Chance Rides

Chance Rides
Status Active
Founded 1961

Chance Rides is an American manufacturer of amusement rides.


Chance Rides was incorporated in 1961 as Chance Manufacturing Co. by Harold Chance. The company built replicas of the C. P. Huntington steam train - a product it still sells today - and trailer mounted flat rides. In 1970, Chance Manufacturing purchased the assets of the Allan Herschell Company and began building carousels.[1][2] Around this time, the Toboggan roller coaster model was launched. In 1977, Chance acquired a minibus company which has allowed the company to produce motor vehicles.

Company founder Richard H. "Harold" Chance retired in 1985. That same year, a holding company was created by the son of Harold Chance, Dick Chance, and the Chance business was split into three subsidiaries, "Chance Rides", "Chance Coach" and "Chance Operations". The coach line was sold off in 1998, however the company continues to manufacture people movers.[3]

The company bought Bradley & Kaye in December 1986.[4]

Michael Chance, son of Dick Chance, joined the company in 1998. He bought the roller coaster designs of manufacturer D.H. Morgan Manufacturing in 2001 and formed Chance Morgan, Inc.[3] Manufacturing was moved to Wichita, Kansas while engineering remained in California.

Chance Rides partnered with Dutch manufacturer Vekoma in 2006. The partnership resulted in four coasters, the last of which was Freedom Flyer at Fun Spot America in Orlando, Florida, USA, before the companies decided to terminate the partnership in October 2012.[5]

To mark 50 years since the incorporation of Chance Manufacturing, the company re-branded itself in 2011 as Chance Rides.[3]

Dick Chance's second son, John Chance, joined the company in 2016. President Michael Chance passed away that same year. Aaron Landrum joined the company as President and Chief Operating Officer the following year.

Chance Rides formed a financial partnership with Permanent Equity in June 2023. At the same time, Dick Chance announced plans to transition from the owner and CEO to a holding a minority interest in the company.[6]



This list is incomplete, please expand it if you can.
Name Type Introduced Status
Astro Wheel Ferris Wheel 1970 or earlier Discontinued
Aviator Aviator 1998 or earlier In production
Carousel Carousel 1982 or earlier In production
Chaos Chaos 1996 Discontinued
Electric Car Ride Track Ride 2000 In production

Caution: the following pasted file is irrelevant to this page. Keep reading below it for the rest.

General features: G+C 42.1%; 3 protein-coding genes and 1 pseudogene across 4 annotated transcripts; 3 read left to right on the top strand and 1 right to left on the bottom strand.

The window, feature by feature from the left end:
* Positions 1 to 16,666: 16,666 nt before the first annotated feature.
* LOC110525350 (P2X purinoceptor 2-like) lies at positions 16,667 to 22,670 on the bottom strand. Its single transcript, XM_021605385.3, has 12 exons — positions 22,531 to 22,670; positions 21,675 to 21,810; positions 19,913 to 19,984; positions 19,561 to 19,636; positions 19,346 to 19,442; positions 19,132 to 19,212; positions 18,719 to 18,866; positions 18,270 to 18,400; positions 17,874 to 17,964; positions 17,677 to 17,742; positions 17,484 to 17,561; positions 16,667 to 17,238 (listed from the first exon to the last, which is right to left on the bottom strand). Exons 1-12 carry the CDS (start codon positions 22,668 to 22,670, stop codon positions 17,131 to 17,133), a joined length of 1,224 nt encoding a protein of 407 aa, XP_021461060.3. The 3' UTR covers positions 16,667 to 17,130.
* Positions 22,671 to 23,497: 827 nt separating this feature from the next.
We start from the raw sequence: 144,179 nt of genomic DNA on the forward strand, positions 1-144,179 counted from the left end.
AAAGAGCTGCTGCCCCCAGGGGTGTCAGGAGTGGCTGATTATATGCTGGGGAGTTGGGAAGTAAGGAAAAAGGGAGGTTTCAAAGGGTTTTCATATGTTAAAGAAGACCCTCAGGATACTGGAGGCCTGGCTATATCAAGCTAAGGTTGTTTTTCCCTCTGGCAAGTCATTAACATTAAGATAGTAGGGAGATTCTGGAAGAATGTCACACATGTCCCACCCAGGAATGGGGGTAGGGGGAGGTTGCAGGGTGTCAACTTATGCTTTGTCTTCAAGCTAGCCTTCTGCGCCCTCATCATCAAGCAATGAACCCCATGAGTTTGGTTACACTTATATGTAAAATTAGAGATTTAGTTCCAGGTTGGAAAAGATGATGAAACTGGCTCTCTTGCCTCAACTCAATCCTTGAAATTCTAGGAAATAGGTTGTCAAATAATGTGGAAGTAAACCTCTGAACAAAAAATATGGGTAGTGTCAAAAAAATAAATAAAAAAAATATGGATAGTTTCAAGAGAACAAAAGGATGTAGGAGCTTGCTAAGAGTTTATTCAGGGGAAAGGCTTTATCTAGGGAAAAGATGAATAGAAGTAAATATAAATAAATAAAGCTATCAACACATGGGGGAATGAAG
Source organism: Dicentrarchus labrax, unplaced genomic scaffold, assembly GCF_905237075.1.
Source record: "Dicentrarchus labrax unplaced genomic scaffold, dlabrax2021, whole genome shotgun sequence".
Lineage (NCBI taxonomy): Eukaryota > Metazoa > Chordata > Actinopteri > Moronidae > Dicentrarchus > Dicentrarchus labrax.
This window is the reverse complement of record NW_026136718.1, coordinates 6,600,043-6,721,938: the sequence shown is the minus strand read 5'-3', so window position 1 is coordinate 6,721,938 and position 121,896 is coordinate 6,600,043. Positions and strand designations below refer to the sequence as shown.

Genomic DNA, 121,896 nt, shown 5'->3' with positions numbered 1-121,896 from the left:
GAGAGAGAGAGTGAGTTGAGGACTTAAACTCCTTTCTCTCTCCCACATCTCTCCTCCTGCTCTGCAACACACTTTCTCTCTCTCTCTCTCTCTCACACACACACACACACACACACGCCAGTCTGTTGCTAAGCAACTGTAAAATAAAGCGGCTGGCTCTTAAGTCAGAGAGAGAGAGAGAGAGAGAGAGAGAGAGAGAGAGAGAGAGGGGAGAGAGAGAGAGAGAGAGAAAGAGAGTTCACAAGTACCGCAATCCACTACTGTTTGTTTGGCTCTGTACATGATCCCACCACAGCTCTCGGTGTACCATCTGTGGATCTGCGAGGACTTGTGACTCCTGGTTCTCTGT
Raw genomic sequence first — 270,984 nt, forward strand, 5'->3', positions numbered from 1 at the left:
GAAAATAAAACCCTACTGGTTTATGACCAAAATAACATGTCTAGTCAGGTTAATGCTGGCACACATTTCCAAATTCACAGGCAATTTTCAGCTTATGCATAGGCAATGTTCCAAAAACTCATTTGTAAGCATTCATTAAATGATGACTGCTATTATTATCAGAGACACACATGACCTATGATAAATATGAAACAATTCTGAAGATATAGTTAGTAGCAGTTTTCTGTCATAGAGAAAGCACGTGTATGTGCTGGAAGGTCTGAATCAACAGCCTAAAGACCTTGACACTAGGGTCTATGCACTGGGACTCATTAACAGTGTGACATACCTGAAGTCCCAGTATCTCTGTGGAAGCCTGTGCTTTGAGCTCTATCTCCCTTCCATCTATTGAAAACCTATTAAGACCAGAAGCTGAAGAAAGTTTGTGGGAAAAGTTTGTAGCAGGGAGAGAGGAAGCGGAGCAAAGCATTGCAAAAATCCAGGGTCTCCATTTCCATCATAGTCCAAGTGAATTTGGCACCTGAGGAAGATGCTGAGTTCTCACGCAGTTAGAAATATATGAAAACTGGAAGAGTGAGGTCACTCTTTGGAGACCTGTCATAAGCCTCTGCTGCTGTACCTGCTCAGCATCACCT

Falling Star Rainbow 1984 or earlier Discontinued
Flying Bobs Matterhorn 1979 or earlier Discontinued
Freestyle Trabant/Satellite 2018 or earlier In production
Inverter Inverter 1999 or earlier Discontinued
Olympic Bobs Bayern Kurve 1968 Discontinued
Pharaoh's Fury Pirate Ship 1998 or earlier In production
Red Baron Jets 1975 or earlier In production
Revolution Frisbee 2002 or earlier In production
Rock 'n' Roll Looper/Rock 'n' Roll 1970 Discontinued
Rotor Rotor 1967 or earlier Discontinued
Skydiver Skydiver 1965 Discontinued
Space Shuttle Pirate Ship 1981 Discontinued
Trabant Trabant/Satellite 1965 Discontinued
Tumbler Tumbler 1970 or earlier Discontinued
Turbo Turbo 1980s or earlier Discontinued
UniCoaster Looper/Rock 'n' Roll 2010 In production
Wheel Ferris Wheel 1976 or earlier In production
Wipeout Trabant/Satellite 1991 or earlier In production
Yo-Yo Chairswing 1976 or earlier In production
Zipper Zipper 1970 or earlier In production


  1. "CHANCE RIDES / D.H. MORGAN". CoasterForce. Retrieved 2023-10-10.
  2. "Thrill Ride Firm Buys Out Rival". The Wichita Beacon. 1970-07-19. Retrieved 2023-12-09.
  3. 3.0 3.1 3.2 "History". Chance Rides. Retrieved October 23, 2020.
  4. Michelson, Harry (2016-11-29). "Bradley & Kaye Amusement Company". The Amusement Parkives (in English). Retrieved 2023-12-14.
  5. "Chance Rides & Vekoma Rides decide to discontinue North America cooperation". Amusement Today. 2012-10-17. Retrieved 2023-12-02.
  6. "Chance Rides plans for the future and forms financial partnership with Permanent Equity". Amusement Today. 2023-06-30. Retrieved 2023-10-28.